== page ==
Our Mutual Friend, Volume 1

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Cosimo, Inc., Jan 1, 2009 - Reference - 458 pages
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It is impossible to overstate the importance of British novelist CHARLES DICKENS (1812-1870) not only to literature in the English language, but to Western civilization on the whole. He is arguably the first fiction writer to have become an international celebrity. He popularized episodic fiction and the cliffhanger, which had a profound influence on the development of film and television. He is entirely responsible for the popular image of Victorian London that still lingers today, and his characters-from Oliver Twist to Ebenezer Scrooge, from Miss Havisham to Uriah Heep-have become not merely iconic, but mythic. But it was his stirring portraits of ordinary people-not the upper classes or the aristocracy-and his fervent cries for social, moral, and legal justice for the working poor, and in particular for poor children, in the grim early decades of the Industrial Revolution that powerfully impacted social concerns well into the 20th century. Without Charles Dickens, we may never have seen the likes of Sherlock Holmes, Upton Sinclair, or even Bob Dylan. Here, in 30 beautiful volumes-complete with all the original illustrations-is every published word written by one of the most important writers ever. The essential collector's set will delight anyone who cherishes English literature...and who takes pleasure in constantly rediscovering its joys. This volume contains Part I of Our Mutual Friend, Dickens's final novel, which was originally serialized in standalone installments in 1864-65. A satire on avarice and the power of money to influence human behavior, it is Dickens's most sophisticated work, and the fullest expression of the writer's authority and persuasiveness.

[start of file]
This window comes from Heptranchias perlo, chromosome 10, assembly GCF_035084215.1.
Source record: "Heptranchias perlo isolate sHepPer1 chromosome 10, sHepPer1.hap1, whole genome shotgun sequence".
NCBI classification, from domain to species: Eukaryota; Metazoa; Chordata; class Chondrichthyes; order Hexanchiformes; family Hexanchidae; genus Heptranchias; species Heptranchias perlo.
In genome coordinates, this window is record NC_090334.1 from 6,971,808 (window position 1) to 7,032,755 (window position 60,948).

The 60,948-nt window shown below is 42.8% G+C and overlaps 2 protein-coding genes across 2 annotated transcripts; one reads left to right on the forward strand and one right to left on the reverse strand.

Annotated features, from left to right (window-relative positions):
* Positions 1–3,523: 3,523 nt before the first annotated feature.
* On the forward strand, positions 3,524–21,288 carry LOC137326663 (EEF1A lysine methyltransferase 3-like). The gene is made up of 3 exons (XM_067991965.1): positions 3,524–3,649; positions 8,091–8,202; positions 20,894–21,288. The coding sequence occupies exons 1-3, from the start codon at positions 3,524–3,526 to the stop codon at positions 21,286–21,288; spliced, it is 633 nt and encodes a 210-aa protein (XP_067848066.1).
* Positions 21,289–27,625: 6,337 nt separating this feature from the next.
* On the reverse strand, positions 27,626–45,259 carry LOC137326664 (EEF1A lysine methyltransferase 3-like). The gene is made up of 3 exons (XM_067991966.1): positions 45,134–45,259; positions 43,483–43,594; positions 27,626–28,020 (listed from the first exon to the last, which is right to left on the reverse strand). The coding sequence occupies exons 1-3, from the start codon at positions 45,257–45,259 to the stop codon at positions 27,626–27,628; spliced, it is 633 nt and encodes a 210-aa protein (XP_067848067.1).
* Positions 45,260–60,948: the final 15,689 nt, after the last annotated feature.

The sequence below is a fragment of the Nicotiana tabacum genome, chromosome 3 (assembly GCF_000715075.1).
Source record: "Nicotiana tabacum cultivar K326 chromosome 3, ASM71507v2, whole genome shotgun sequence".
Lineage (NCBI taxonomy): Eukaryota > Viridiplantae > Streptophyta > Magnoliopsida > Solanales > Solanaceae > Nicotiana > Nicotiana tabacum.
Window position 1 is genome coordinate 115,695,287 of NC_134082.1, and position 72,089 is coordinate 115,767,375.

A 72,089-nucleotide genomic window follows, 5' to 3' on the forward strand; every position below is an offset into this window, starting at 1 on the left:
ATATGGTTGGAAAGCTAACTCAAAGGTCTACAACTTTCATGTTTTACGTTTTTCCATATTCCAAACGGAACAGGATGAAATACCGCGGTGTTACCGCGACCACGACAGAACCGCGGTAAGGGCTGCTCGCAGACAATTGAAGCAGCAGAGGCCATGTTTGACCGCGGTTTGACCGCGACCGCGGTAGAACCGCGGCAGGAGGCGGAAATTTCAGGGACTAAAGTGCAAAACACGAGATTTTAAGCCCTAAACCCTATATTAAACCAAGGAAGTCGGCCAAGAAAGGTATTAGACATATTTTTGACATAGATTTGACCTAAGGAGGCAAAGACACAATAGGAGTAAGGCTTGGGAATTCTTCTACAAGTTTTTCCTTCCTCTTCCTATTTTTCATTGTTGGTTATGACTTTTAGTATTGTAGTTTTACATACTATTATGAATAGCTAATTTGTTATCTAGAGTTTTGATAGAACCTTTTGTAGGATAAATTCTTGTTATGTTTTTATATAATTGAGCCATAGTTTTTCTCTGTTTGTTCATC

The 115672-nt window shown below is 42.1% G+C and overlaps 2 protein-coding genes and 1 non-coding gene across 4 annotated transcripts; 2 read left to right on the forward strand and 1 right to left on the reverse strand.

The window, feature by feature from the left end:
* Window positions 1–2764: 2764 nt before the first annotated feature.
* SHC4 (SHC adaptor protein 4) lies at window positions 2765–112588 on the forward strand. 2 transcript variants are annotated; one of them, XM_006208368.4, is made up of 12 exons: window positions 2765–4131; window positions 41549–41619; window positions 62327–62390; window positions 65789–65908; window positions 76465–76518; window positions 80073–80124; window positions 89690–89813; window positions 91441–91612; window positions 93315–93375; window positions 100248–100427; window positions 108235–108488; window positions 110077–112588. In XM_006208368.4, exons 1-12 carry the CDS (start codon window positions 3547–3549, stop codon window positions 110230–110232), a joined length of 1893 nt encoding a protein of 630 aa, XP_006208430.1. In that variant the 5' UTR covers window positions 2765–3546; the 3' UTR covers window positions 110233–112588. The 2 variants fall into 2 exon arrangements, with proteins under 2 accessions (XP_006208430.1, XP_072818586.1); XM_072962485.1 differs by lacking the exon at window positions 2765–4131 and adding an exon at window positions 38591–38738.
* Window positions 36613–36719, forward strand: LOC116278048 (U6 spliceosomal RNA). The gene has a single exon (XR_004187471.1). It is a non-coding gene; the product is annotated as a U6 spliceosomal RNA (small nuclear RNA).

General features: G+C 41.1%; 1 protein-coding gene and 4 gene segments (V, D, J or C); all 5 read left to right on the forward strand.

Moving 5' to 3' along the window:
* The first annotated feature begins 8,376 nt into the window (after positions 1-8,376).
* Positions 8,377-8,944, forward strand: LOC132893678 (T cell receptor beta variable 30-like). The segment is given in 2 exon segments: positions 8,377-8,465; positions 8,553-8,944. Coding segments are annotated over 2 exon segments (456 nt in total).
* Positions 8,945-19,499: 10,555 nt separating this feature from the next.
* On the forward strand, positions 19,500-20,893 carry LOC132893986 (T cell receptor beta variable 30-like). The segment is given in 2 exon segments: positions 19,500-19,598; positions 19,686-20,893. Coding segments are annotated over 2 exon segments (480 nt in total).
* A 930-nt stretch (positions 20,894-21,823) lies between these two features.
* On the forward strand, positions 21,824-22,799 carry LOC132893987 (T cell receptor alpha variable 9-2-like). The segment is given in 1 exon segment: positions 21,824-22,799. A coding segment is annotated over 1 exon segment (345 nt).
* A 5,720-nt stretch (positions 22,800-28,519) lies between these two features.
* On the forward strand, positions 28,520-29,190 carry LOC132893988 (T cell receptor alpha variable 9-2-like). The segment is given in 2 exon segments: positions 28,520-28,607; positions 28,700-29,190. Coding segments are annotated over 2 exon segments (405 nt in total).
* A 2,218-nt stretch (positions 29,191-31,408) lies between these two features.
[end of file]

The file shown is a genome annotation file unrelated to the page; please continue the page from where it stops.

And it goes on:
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Contents

I
1
II
6
III
18
IV
33
V
45
VI
62
VII
79
VIII
88
XVIII
221
XIX
241
XX
253
XXI
264
XXII
277
XXIII
293
XXIV
307
XXV
319

IX
102
X
117
XI
132
XII
148
XIII
165
XIV
175
XV
184
XVI
199
XVII
215
XXVI
335
XXVII
344
XXVIII
351
XXIX
364
XXX
379
XXXI
394
XXXII
407
XXXIII
424
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About the author (2009)

Charles Dickens, perhaps the best British novelist of the Victorian era, was born in Portsmouth, Hampshire, England on February 7, 1812. His happy early childhood was interrupted when his father was sent to debtors' prison, and young Dickens had to go to work in a factory at age twelve. Later, he took jobs as an office boy and journalist before publishing essays and stories in the 1830s. His first novel, The Pickwick Papers, made him a famous and popular author at the age of twenty-five. Subsequent works were published serially in periodicals and cemented his reputation as a master of colorful characterization, and as a harsh critic of social evils and corrupt institutions. His many books include Oliver Twist, David Copperfield, Bleak House, Great Expectations, Little Dorrit, A Christmas Carol, and A Tale of Two Cities. Dickens married Catherine Hogarth in 1836, and the couple had nine children before separating in 1858 when he began a long affair with Ellen Ternan, a young actress. Despite the scandal, Dickens remained a public figure, appearing often to read his fiction. He died in 1870, leaving his final novel, The Mystery of Edwin Drood, unfinished.

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